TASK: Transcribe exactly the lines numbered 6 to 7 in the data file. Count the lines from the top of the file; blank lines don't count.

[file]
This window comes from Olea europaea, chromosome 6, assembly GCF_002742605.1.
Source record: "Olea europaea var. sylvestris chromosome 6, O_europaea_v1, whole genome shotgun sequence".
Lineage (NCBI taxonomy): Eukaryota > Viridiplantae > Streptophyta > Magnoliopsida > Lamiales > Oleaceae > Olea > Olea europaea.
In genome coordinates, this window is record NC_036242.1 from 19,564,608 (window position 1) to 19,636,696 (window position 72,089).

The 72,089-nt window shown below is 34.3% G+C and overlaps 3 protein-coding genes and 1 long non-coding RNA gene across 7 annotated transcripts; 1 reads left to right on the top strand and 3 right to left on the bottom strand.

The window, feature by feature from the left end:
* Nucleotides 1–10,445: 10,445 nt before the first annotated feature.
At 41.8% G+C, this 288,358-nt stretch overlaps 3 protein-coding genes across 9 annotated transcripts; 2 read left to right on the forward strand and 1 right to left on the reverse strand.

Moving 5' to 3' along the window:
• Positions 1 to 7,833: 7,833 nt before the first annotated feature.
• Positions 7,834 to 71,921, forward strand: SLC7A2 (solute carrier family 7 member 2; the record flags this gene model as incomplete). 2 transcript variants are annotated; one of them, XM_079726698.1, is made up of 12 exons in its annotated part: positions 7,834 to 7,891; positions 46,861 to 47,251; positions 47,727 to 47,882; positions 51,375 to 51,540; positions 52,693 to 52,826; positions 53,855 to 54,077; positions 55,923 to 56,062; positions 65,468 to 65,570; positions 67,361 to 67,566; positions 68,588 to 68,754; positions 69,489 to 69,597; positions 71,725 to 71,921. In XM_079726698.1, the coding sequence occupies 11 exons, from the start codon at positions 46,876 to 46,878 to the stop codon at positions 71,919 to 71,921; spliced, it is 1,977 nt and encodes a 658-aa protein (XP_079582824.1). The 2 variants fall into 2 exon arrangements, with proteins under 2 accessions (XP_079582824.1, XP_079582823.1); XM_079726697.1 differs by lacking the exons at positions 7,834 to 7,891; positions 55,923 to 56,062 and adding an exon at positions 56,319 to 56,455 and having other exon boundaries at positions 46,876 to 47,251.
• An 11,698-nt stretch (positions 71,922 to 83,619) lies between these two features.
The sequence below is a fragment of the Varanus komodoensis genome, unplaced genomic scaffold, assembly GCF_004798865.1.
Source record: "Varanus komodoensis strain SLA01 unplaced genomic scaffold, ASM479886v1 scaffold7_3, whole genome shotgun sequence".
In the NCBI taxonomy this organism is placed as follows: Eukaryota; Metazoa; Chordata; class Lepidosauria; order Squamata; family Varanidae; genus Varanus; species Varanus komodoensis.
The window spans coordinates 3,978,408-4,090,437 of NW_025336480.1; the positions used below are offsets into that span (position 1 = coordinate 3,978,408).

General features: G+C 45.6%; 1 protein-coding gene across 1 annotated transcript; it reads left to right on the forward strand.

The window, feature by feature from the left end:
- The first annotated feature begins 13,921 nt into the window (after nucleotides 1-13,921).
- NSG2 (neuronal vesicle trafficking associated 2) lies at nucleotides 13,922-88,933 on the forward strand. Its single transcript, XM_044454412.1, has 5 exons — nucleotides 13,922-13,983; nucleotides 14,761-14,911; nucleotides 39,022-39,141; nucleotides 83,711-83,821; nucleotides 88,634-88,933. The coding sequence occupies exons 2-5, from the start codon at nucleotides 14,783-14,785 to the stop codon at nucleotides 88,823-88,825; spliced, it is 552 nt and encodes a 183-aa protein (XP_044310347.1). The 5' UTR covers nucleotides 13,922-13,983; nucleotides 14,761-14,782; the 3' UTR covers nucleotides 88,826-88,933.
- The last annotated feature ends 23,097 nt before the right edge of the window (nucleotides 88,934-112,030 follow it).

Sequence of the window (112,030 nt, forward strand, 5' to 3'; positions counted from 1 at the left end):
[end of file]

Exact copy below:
The window, feature by feature from the left end:
* Nucleotides 1–10,445: 10,445 nt before the first annotated feature.